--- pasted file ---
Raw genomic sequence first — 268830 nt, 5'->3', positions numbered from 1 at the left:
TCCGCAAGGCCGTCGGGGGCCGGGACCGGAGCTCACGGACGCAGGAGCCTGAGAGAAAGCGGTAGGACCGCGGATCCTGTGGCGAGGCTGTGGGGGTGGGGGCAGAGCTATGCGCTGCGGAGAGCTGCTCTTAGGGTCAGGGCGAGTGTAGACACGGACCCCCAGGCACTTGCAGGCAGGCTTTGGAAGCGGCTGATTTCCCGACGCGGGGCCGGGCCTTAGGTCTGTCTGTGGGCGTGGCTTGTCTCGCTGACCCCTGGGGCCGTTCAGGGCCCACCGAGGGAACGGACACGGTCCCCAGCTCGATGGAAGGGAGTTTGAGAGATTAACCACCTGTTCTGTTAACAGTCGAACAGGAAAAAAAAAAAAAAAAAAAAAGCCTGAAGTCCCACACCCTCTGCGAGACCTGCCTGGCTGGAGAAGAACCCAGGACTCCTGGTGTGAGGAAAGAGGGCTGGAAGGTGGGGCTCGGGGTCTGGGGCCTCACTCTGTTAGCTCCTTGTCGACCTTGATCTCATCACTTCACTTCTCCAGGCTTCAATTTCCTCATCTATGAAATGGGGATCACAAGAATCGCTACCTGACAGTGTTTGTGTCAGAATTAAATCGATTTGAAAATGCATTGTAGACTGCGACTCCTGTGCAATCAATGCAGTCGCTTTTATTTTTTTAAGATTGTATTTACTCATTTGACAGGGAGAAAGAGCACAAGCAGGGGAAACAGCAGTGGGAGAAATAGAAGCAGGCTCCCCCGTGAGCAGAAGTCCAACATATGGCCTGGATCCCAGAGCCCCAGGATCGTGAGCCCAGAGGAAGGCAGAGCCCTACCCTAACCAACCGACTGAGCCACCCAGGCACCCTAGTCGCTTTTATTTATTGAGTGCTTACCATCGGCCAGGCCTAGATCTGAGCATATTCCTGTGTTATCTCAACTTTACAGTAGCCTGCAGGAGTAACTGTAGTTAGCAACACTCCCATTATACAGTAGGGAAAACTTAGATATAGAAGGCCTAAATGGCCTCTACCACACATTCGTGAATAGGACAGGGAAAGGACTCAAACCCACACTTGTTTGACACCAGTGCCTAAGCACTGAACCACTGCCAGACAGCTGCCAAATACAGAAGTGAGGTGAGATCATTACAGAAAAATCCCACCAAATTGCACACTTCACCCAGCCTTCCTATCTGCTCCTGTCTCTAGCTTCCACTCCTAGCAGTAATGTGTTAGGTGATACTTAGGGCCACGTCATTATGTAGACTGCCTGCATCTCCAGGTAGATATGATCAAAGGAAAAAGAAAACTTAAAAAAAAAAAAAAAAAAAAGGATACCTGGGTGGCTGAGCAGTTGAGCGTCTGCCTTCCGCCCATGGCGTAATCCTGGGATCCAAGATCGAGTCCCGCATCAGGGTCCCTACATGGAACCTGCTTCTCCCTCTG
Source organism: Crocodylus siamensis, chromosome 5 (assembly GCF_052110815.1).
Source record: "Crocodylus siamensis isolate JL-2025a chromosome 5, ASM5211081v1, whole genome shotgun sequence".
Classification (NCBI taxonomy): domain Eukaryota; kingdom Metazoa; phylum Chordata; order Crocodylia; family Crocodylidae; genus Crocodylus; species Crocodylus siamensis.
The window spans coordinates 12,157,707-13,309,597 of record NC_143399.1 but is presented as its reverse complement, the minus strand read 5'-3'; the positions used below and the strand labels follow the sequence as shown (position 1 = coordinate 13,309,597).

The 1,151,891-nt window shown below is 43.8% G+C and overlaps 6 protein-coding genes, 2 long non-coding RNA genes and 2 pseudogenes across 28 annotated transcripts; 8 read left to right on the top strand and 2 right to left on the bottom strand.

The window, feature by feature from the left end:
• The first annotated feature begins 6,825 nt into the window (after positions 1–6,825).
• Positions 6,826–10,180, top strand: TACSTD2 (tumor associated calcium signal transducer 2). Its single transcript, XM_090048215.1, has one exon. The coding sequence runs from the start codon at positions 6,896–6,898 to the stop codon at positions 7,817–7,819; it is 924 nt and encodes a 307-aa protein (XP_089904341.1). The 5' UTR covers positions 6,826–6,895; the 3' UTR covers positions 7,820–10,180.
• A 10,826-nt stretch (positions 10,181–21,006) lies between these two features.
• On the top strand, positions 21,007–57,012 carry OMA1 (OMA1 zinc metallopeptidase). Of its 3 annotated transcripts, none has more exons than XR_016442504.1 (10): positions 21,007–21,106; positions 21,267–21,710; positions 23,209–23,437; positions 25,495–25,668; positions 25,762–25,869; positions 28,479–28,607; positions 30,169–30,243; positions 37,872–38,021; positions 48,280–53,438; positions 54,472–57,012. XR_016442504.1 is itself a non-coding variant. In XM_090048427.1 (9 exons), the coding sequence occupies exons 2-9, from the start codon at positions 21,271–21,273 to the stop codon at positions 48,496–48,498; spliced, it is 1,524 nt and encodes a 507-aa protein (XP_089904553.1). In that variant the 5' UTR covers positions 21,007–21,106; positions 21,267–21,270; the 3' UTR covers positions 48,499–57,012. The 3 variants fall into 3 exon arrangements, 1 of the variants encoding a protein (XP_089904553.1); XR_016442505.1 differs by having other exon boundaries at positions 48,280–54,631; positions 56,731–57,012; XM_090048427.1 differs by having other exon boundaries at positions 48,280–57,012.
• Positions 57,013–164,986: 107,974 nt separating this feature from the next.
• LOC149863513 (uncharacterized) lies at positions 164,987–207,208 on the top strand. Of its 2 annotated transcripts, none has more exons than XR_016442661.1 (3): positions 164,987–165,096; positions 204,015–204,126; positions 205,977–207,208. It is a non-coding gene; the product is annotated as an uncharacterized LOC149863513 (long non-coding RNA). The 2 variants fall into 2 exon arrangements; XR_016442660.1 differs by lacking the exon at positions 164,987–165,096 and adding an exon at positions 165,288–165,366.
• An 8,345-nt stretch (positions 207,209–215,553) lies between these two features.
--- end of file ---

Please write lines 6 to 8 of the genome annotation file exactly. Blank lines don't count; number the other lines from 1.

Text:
The window spans coordinates 12,157,707-13,309,597 of record NC_143399.1 but is presented as its reverse complement, the minus strand read 5'-3'; the positions used below and the strand labels follow the sequence as shown (position 1 = coordinate 13,309,597).

The 1,151,891-nt window shown below is 43.8% G+C and overlaps 6 protein-coding genes, 2 long non-coding RNA genes and 2 pseudogenes across 28 annotated transcripts; 8 read left to right on the top strand and 2 right to left on the bottom strand.

The window, feature by feature from the left end: